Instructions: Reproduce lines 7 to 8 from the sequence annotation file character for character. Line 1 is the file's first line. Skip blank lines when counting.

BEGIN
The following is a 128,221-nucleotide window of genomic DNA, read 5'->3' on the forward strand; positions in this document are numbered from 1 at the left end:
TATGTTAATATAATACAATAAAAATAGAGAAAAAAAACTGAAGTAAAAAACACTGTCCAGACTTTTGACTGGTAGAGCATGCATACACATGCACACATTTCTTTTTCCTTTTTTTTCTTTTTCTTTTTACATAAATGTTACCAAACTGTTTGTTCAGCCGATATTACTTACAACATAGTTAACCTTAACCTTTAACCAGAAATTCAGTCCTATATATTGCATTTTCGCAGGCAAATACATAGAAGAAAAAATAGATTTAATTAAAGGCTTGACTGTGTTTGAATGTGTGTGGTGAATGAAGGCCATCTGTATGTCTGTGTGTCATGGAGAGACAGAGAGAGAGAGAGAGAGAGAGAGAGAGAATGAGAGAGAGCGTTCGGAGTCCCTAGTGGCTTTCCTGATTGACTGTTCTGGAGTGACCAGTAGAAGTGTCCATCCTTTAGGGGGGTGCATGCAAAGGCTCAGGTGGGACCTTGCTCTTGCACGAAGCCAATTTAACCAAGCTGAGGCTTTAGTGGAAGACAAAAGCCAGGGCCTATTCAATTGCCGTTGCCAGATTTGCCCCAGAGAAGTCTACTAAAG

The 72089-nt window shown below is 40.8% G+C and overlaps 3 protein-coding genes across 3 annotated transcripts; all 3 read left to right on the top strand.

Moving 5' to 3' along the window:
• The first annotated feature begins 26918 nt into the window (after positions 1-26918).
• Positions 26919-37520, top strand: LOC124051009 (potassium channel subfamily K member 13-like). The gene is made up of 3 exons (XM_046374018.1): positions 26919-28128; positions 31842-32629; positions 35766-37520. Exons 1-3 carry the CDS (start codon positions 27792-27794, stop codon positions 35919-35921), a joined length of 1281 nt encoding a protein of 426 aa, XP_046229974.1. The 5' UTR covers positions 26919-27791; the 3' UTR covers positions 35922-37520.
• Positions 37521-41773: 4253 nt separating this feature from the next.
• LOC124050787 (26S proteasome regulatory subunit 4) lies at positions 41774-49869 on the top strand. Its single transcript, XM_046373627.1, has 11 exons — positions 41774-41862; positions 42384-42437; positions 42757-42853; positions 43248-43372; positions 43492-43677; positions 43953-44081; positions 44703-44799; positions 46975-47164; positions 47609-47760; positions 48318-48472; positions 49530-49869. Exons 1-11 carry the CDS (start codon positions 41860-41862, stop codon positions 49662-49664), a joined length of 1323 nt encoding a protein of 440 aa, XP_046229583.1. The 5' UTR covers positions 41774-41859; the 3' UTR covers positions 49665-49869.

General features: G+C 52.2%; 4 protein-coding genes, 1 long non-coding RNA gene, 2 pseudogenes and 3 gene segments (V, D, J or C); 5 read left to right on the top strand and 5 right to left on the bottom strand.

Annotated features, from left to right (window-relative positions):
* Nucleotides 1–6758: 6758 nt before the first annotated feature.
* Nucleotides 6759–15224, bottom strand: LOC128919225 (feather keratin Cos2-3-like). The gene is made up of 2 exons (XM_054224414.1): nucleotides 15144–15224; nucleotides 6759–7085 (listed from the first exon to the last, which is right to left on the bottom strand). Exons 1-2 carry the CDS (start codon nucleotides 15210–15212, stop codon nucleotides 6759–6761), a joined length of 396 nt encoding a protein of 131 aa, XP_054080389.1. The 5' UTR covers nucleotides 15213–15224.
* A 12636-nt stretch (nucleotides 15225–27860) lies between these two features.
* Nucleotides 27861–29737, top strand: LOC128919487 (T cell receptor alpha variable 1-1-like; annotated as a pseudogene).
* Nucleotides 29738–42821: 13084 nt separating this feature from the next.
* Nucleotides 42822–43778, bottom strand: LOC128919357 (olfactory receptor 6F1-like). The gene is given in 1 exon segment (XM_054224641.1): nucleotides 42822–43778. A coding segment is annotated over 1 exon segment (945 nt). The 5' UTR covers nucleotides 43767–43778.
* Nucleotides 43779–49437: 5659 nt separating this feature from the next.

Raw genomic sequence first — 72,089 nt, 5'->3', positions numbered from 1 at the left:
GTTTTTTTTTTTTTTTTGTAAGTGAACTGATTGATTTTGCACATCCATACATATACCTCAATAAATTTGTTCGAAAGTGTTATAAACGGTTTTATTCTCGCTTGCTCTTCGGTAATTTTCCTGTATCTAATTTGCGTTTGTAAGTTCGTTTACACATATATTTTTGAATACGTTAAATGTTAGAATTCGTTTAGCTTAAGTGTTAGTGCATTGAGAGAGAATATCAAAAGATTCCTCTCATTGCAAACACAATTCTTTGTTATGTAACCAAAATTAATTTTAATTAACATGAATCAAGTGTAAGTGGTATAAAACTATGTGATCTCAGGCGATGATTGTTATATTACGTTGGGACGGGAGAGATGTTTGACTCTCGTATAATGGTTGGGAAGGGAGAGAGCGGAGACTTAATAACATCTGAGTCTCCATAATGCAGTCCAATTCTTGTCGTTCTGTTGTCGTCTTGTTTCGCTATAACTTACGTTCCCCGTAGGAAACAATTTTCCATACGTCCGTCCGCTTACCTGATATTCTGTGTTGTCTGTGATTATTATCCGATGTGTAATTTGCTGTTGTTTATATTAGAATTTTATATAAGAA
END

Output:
• Positions 37521-41773: 4253 nt separating this feature from the next.
• LOC124050787 (26S proteasome regulatory subunit 4) lies at positions 41774-49869 on the top strand. Its single transcript, XM_046373627.1, has 11 exons — positions 41774-41862; positions 42384-42437; positions 42757-42853; positions 43248-43372; positions 43492-43677; positions 43953-44081; positions 44703-44799; positions 46975-47164; positions 47609-47760; positions 48318-48472; positions 49530-49869. Exons 1-11 carry the CDS (start codon positions 41860-41862, stop codon positions 49662-49664), a joined length of 1323 nt encoding a protein of 440 aa, XP_046229583.1. The 5' UTR covers positions 41774-41859; the 3' UTR covers positions 49665-49869.